Caterpillar’s business and future profitability depends on a growing economy and growth in the energy and mining industry. In fact, according to its 10-K filing – a detailed annual report filed with the Securities and Exchange Commission (SEC) – Caterpillar cites a decline in energy and mining industries as a business risk. “The energy and mining industries are major users of our machines and engines. Decisions to purchase our machines and engines are dependent upon performance of these industries. If demand of output in these industries increases, the demand for our products would likely increase and vice versa.”

As regular readers will remember, Tom and his wife Deneen, a full-time fellow with the National Center’s conservative black group Project 21, attended Caterpillar’s annual stockholder meeting in June and confronted CEO James Owens directly. A press release at the time described the confrontation:

During the meeting’s question-and-answer session, Project 21 Fellow Deneen Borelli questioned Caterpillar executives about whether the company performed a complete cost-benefit analysis on the effects a cap-and-trade policy on carbon emissions would have on Caterpillar, its customers and America’s poor prior to the company joining the group, which lobbies for such policies.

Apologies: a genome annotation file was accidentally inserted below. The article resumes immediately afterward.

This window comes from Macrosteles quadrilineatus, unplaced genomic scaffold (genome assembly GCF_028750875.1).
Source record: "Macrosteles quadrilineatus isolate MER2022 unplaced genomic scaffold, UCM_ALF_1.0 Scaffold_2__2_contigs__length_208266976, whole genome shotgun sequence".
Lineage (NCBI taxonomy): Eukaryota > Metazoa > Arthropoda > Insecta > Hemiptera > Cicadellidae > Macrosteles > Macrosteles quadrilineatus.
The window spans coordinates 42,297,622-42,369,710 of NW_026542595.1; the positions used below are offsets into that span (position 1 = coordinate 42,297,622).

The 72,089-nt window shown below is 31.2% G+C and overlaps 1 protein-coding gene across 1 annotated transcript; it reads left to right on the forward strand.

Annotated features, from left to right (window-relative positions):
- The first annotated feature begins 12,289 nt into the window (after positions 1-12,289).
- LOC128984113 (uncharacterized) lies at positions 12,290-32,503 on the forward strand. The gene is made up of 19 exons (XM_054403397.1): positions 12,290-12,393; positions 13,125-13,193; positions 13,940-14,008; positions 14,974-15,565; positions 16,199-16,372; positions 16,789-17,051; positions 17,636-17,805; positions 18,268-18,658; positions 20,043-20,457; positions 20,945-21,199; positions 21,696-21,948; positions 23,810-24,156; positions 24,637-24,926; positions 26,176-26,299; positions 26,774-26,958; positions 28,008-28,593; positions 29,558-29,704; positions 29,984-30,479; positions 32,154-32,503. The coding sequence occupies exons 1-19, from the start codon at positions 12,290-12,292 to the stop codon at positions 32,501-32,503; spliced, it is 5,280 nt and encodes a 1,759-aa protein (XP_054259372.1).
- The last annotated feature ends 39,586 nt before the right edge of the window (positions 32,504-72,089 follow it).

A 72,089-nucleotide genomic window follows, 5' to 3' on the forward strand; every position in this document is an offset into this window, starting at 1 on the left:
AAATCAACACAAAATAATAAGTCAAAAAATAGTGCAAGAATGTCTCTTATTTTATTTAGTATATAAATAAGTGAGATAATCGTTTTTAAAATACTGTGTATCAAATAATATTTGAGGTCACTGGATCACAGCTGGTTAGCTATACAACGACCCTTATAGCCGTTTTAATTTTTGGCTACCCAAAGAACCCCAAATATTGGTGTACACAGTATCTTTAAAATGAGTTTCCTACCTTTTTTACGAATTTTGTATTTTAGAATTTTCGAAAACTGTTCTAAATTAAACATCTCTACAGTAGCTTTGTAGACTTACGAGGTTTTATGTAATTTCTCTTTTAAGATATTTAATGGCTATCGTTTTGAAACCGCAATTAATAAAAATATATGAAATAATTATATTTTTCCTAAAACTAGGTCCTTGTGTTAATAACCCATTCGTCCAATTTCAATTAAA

“I asked the head of Caterpillar, James Owens, three different times if the company had done a cost-benefit analysis and he said ‘no,'” said Ms. Borelli. “He also said that he was not planning to do one in the future. Unfortunately, America will be paying for this incompetence in the form of rising energy costs.”

Mr. Owens also acknowledged that he had received and read the letter sent to him by over 70 national and state policy groups and representatives of mining, ranching, forestry, construction and agricultural industries, urging him to withdraw Caterpillar’s membership in USCAP. The letter to Mr. Owens is available at